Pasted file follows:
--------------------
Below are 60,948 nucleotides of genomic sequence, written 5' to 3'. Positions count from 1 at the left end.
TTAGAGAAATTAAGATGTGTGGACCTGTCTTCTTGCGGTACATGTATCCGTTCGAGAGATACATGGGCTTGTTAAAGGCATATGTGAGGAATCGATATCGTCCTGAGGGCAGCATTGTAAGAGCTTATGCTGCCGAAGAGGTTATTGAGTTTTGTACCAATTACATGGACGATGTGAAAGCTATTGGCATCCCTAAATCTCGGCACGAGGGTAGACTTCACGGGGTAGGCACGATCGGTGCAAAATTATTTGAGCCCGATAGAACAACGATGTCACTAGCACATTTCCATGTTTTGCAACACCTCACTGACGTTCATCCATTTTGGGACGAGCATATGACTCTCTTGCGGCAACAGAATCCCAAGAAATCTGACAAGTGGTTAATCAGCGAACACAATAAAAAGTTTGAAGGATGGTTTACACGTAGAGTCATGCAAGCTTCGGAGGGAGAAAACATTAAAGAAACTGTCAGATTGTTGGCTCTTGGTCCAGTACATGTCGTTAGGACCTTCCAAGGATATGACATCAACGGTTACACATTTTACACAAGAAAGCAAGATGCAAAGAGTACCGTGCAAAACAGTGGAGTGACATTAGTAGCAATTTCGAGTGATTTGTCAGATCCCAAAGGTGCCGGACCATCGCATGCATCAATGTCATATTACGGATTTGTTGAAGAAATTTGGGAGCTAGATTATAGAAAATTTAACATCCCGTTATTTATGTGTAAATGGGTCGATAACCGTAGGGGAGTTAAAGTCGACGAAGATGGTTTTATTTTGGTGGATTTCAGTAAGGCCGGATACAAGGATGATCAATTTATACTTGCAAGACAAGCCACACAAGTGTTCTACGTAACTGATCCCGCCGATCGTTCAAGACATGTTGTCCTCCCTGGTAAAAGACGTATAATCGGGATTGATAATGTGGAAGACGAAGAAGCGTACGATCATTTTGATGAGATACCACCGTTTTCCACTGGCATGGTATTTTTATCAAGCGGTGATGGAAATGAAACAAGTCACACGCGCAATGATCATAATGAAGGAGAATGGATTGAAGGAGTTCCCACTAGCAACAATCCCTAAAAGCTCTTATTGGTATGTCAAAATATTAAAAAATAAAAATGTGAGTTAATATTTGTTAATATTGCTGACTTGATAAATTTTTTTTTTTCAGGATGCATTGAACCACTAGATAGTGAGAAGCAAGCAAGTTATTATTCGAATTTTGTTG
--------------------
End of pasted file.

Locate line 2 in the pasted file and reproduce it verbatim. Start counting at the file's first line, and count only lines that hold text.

TTAGAGAAATTAAGATGTGTGGACCTGTCTTCTTGCGGTACATGTATCCGTTCGAGAGATACATGGGCTTGTTAAAGGCATATGTGAGGAATCGATATCGTCCTGAGGGCAGCATTGTAAGAGCTTATGCTGCCGAAGAGGTTATTGAGTTTTGTACCAATTACATGGACGATGTGAAAGCTATTGGCATCCCTAAATCTCGGCACGAGGGTAGACTTCACGGGGTAGGCACGATCGGTGCAAAATTATTTGAGCCCGATAGAACAACGATGTCACTAGCACATTTCCATGTTTTGCAACACCTCACTGACGTTCATCCATTTTGGGACGAGCATATGACTCTCTTGCGGCAACAGAATCCCAAGAAATCTGACAAGTGGTTAATCAGCGAACACAATAAAAAGTTTGAAGGATGGTTTACACGTAGAGTCATGCAAGCTTCGGAGGGAGAAAACATTAAAGAAACTGTCAGATTGTTGGCTCTTGGTCCAGTACATGTCGTTAGGACCTTCCAAGGATATGACATCAACGGTTACACATTTTACACAAGAAAGCAAGATGCAAAGAGTACCGTGCAAAACAGTGGAGTGACATTAGTAGCAATTTCGAGTGATTTGTCAGATCCCAAAGGTGCCGGACCATCGCATGCATCAATGTCATATTACGGATTTGTTGAAGAAATTTGGGAGCTAGATTATAGAAAATTTAACATCCCGTTATTTATGTGTAAATGGGTCGATAACCGTAGGGGAGTTAAAGTCGACGAAGATGGTTTTATTTTGGTGGATTTCAGTAAGGCCGGATACAAGGATGATCAATTTATACTTGCAAGACAAGCCACACAAGTGTTCTACGTAACTGATCCCGCCGATCGTTCAAGACATGTTGTCCTCCCTGGTAAAAGACGTATAATCGGGATTGATAATGTGGAAGACGAAGAAGCGTACGATCATTTTGATGAGATACCACCGTTTTCCACTGGCATGGTATTTTTATCAAGCGGTGATGGAAATGAAACAAGTCACACGCGCAATGATCATAATGAAGGAGAATGGATTGAAGGAGTTCCCACTAGCAACAATCCCTAAAAGCTCTTATTGGTATGTCAAAATATTAAAAAATAAAAATGTGAGTTAATATTTGTTAATATTGCTGACTTGATAAATTTTTTTTTTTCAGGATGCATTGAACCACTAGATAGTGAGAAGCAAGCAAGTTATTATTCGAATTTTGTTG